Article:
Well, I’m continuing my week before the wireless, taking in the BBC’s varied fare. It is just the thing to do on a gloomy day like this, especially when there are so many other things to be done. Though I am not literally sitting before an old bakelit set, but by the fireside instead, with the BBC’s digital “Listen Again” page for a dial, I am feeling a certain kinship to the channel hoppers of yore who went in search of sounds to sound off about. I am reminded, in particular, of a reviewer for the American Mercury who kept his post for seventeen hours straight on a wintry Thursday afternoon in early 1932. “O my country, my country, the pains are so great you must be growing up at last!” that worn out tuner-in concluded:
A radio playlet, a love scene in which a young man and a young woman tip over a canoe. “I love you so much, I hate you . . . you, you darling!” . . . Some jokes. “When he sat at the piano somebody had pulled the stool away”. . . Dialogues between a grumpy, nasal Sherlock Holmes and a foreign villainess. “That seals your fate, Madam” . . . A young business-like voice invites those who want to make money in their spare time to “meet with me personally” at 500 Fifth Avenue, room 525, tomorrow morning. . . The Lucky Strike Hour, perhaps the best of all air jazz orchestras, with interpolations by the confidential gutter voice of Walter Winchell. . . .
Indiscriminate listening is likely to trigger similar responses today, even if those dialing or downloading the BBC’s offerings are at least spared the sales talk with which we are being accosted elsewhere. Equipped with a copy of the Radio Times, I listen selectively. As a result, my date with the wireless was like a retreat into a well-stocked library, except that it was a lot noisier.
Tuning in BBC 7, I found myself on the Expedition of Humphrey Clinker, retraced in a four-part dramatization of Smollet’s 1771 novel. Over at BBC 4, I fished for Books at Bedtime, the catch of the day being Augustus Carp, Esq. by Henry Howarth Bashford (1924). Then, catching up with last Sunday’s Adventures in Poetry, I bid farewell to “Matilda—Who Told Lies and Was Burned to Death,” and whose epitaph is currently celebrating its 100th anniversary.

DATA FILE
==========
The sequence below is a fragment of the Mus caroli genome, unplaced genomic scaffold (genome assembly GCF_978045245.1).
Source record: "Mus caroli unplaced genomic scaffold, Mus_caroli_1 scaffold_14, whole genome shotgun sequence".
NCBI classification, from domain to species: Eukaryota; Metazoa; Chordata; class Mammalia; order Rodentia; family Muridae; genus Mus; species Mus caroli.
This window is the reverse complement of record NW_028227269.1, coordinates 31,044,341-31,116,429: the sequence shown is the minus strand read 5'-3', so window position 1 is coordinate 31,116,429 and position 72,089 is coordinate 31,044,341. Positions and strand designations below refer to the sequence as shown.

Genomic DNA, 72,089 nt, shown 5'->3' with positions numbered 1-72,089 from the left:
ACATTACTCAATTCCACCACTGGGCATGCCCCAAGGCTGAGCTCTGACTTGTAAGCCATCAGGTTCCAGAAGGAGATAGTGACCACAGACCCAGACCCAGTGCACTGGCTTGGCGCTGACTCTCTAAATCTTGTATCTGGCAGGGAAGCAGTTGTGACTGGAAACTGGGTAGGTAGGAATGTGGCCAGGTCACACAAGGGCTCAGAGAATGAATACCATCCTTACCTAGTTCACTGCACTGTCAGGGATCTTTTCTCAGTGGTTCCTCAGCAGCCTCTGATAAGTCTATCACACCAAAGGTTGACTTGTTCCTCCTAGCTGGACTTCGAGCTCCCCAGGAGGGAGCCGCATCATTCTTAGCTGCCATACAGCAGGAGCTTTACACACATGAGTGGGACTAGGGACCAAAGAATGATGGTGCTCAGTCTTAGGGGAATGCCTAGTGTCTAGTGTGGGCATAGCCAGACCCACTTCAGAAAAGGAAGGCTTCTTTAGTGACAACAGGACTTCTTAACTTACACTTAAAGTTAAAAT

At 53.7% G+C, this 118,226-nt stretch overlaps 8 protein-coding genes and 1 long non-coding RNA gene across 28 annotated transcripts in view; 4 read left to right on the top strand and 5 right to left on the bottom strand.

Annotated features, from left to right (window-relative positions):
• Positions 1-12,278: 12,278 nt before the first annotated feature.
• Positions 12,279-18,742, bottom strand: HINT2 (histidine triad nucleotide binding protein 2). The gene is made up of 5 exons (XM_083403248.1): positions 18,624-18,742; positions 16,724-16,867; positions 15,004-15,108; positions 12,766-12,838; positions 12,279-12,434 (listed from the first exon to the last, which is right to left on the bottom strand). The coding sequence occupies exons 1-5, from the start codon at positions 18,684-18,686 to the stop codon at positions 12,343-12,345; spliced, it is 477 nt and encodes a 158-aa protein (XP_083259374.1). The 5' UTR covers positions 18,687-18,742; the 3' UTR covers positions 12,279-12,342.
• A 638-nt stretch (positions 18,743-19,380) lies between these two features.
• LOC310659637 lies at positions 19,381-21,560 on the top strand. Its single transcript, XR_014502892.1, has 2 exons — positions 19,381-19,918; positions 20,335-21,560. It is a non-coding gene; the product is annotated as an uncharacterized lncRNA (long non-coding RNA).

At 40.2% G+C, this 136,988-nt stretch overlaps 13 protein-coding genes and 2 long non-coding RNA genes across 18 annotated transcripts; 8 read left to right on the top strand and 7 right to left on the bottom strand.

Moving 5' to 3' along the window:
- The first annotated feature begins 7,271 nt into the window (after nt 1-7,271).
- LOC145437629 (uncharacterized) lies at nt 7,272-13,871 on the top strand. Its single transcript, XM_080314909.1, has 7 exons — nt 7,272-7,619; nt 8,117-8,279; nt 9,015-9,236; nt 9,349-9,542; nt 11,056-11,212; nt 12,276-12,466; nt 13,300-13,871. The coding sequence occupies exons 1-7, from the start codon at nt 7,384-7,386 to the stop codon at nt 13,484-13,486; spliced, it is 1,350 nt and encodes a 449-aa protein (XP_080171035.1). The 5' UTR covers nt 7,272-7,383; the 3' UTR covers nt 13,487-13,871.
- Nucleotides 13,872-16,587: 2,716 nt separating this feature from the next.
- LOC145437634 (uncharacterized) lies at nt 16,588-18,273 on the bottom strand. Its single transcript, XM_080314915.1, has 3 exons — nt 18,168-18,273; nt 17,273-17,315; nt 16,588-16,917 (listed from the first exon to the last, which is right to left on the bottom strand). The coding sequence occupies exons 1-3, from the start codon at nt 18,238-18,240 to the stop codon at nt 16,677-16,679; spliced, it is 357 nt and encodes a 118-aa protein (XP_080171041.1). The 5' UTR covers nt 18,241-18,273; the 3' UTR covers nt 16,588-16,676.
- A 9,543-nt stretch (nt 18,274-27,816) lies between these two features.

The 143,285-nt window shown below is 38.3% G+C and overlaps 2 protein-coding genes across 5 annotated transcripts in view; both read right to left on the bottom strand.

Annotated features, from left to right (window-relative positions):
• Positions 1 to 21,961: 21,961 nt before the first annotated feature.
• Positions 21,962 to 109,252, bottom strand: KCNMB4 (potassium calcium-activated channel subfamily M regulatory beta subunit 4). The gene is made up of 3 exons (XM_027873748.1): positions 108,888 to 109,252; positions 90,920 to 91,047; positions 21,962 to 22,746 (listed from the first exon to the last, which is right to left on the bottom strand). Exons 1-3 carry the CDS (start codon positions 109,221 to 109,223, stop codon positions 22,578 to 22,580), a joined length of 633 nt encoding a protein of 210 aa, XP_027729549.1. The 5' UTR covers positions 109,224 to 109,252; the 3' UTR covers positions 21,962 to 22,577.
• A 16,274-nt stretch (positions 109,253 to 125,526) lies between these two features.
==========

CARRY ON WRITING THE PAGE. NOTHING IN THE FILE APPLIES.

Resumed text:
Hilaire Belloc’s poem was read by children’s author Michael Morpurgo and commented upon by two pint-sized Matildas whose observations were far more engaging than the choice remarks of their scholarly elders. The girls understood that their namesake was getting burned for trying not to be bored:
For once, towards the close of day,
Matilda, growing tired of play
And finding she was left alone,
Went tiptoe to the telephone
And summoned the immediate aid
Of London’s noble Fire-Brigade.
Now, let’s examine Matilda’s situation from a listener’s perspective. Quite clearly, the girl was sick of listening, probably because she never got to ride the airwaves, where listening is an activity quite distinct from obedience, provided the ear is connected to an open mind. Instead, she insisted on making herself heard. Calling the fire department, she did not simply order the home entertainment that was wanting—she created it. Long before Orson Welles and his team staged “The War of the Worlds” to such startling effect, there was Matilda, getting a show on the road.
Not that her ingenuity was appreciated by her aunt, who was obliged “to pay / To get the men to go away!” Rather more thrilling than picking up theatricals on the electrophone (aforementioned), the dial-a-drama incident resulted in a further curtailing of Matilda’s amusements:
It happened that a few weeks later
Her aunt was off to the Theatre
To see that interesting play
The Second Mrs. Tanqueray.
She had refused to take her niece
To hear this entertaining piece:
A deprivation just and wise
To punish her for telling lies.
I’m not sure whether Matilda would have found hearing Mrs. Tanqueray nearly as “entertaining” as the issue of her lupine effusions. She was never to experience that middle-class chestnut, which would be warmed up or roasted often enough on US radio, well into the 1930s; but melodrama came home after all, even without access to the wireless:
That night a fire did break out—
You should have heard Matilda shout!
You should have heard her scream and bawl,
And throw the window up and call
To people passing in the street—
(The rapidly increasing heat
Encouraging her to obtain
Their confidence)—but all in vain!
For every time she shouted “Fire!”
They only answered “Little Liar!”
And therefore when her aunt returned,
Matilda, and the house, were burned.
Matilda just wasn’t cut out to be a newscaster, I guess, even though she had that Hearstian knack for bringing events into being by proclaiming them. Still, if she had been as good a liar as Mr. Belloc made her out or up to be, why did she ever grow “tired of play” in the first place?
What I have gathered from listening to this cautionary tale, however spurious, is this: If you don’t want to get burned and end up paying too dearly for your amusements, give listening another try . . .